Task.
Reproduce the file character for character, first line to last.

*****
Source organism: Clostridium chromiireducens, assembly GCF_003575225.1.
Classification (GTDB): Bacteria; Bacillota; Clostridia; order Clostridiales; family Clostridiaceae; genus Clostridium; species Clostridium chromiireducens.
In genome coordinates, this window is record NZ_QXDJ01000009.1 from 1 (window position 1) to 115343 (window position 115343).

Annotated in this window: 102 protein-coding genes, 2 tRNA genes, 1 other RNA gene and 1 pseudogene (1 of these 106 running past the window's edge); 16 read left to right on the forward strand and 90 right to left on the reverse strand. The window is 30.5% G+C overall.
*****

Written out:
Source organism: Clostridium chromiireducens, assembly GCF_003575225.1.
Classification (GTDB): Bacteria; Bacillota; Clostridia; order Clostridiales; family Clostridiaceae; genus Clostridium; species Clostridium chromiireducens.
In genome coordinates, this window is record NZ_QXDJ01000009.1 from 1 (window position 1) to 115343 (window position 115343).

Annotated in this window: 102 protein-coding genes, 2 tRNA genes, 1 other RNA gene and 1 pseudogene (1 of these 106 running past the window's edge); 16 read left to right on the forward strand and 90 right to left on the reverse strand. The window is 30.5% G+C overall.